Briefing by Spokesperson for Secretary-General

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28-Oct-2019 00:26:53
Briefing by Farhan Haq, Deputy Spokesperson for the Secretary-General.

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Nickolay Mladenov, the UN Special Coordinator for the Middle East Peace Process, briefed the Security Council by videoconference on the Israeli-Palestinian situation and said the past month has witnessed the continuing deterioration of the situation on the ground. With no prospect of final status negotiations on the horizon, he said, facts on the ground continue to deteriorate, pushing us ever further from a viable two-State solution.

Mr. Mladenov warned that violence continues to be a major part of the day-to-day reality of the conflict. However, he added, in recent weeks we have seen a welcome reduction of violence in Gaza and the launching of rockets and the agreements for calm brokered by the UN and Egypt continue to hold. Despite the overall improvement, he said, three Palestinians were killed by the Israeli Defence Forces, and over 500 injured during protests at the Gaza perimeter fence.

The Special Coordinator told the Security Council that we can no longer continue to address Gaza’s critical needs on a month-to-month basis, while failing to confront the broader political reality including the stiffening closures, violence and lack of unity. Similarly, he said, we also can no longer disregard the cracks emerging in the West Bank, including East Jerusalem. Settlement construction and expansion continues, the Palestinian Authority financial crisis is not fully resolved, and the economy continues to stagnate.

Geir Pedersen, the Special Envoy for Syria, spoke to the press in Geneva today, and he noted that as he was speaking, 150 members of the Constitutional Committee are arriving in Geneva.

He said that the Constitutional Committee talks will begin on Wednesday and added that the agreement to establish the Constitutional Committee marks the first political agreement between the Government of Syria and the opposition.

He said that the Constitutional Committee commits the government and the opposition and their nominees to sit together face-to-face in dialogue and negotiations and also creates spaces for the voices of civil society to be heard. And it could be a door-opener to a broader political process.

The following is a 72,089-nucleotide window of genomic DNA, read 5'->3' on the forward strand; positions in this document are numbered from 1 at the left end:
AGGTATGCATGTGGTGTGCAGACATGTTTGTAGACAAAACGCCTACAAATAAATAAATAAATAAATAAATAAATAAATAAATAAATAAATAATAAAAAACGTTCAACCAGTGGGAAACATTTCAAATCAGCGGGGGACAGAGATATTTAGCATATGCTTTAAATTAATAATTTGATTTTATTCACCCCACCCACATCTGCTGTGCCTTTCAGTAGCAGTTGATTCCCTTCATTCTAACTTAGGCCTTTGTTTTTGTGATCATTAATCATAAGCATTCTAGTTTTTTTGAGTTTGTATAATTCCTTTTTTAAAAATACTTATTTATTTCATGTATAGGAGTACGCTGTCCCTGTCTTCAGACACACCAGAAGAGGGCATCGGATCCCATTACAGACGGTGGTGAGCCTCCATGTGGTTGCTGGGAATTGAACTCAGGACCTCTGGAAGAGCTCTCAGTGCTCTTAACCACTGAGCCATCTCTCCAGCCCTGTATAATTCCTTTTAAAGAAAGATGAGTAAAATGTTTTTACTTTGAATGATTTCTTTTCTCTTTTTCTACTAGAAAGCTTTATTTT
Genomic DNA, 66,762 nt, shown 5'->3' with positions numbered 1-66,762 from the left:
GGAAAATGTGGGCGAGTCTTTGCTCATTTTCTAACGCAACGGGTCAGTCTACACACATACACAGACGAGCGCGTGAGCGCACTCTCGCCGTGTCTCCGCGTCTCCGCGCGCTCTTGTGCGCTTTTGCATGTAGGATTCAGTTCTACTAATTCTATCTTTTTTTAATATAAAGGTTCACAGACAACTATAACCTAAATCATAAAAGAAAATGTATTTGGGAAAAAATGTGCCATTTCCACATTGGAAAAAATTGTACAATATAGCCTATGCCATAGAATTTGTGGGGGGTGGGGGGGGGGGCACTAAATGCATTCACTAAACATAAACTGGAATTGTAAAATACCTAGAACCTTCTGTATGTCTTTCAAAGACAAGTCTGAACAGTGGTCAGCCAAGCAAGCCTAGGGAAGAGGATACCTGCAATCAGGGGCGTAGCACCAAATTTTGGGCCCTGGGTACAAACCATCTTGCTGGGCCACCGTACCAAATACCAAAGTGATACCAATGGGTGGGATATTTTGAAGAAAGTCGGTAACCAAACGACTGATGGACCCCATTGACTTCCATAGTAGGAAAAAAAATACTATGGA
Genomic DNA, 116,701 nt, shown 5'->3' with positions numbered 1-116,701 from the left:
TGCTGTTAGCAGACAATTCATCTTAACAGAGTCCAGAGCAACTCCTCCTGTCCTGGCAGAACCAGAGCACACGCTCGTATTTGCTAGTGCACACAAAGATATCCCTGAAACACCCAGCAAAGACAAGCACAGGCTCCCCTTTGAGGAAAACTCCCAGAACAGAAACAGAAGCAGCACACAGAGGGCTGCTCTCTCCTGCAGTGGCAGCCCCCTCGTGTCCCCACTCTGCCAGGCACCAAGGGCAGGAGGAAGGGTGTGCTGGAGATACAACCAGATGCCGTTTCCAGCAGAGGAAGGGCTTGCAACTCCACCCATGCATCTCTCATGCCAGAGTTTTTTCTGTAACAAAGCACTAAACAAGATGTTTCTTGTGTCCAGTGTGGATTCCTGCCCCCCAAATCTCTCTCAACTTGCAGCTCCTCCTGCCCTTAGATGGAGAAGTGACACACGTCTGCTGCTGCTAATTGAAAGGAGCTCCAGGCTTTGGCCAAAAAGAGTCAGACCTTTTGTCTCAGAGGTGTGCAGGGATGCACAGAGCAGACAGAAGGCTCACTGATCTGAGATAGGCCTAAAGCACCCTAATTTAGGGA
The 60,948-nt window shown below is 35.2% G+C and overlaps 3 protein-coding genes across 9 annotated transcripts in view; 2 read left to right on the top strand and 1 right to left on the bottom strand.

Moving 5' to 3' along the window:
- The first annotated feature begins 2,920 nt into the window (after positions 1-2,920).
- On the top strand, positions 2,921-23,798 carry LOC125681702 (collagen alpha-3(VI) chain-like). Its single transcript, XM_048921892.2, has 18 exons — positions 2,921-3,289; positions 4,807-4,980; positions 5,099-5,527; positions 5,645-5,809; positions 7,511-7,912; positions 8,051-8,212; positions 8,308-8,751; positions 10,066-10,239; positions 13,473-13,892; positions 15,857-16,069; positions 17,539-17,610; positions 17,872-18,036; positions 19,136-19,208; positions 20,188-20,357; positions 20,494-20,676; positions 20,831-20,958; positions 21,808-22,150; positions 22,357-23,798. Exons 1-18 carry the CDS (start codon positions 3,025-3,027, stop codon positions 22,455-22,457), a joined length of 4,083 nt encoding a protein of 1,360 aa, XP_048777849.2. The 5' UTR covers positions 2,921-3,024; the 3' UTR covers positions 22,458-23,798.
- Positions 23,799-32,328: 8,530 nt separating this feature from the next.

Mr. Pedersen stressed, however, that the Constitutional Committee alone cannot and will not resolve the Syrian conflict. For that, he said, concrete and tangible progress is needed on other aspects of Security Council resolution 2254, as well as meaningful progress on the ground.

The UN remains deeply concerned for the safety and protection of hundreds of thousands of civilians in north-east Syria following reports of sporadic fighting.

Some 106,000 people remain displaced of the over 180,000 previously reported.

The UN continues to call on all parties to exercise maximum restraint and reiterates that the only sustainable solution to the conflict is a UN-facilitated political, negotiated solution among all parties which respects Syria’s unity and territorial integrity; the legitimate concerns of neighbouring countries; and the diversity of the Syrian population.

The UN continues to call for an immediate de-escalation and urges all parties to resolve their concerns through peaceful means.

Over the weekend, the Secretary-General’s Special Representative for Iraq, Jeanine Hennis-Plasschaert, deeply regretted and condemned the further loss of life and injuries in Iraq and strongly denounced the destruction of public and private property.

She also expressed grave concerns about armed entities seeking to hinder Iraq’s stability and unity, undermining the people’s right to peaceful assembly and their legitimate demands.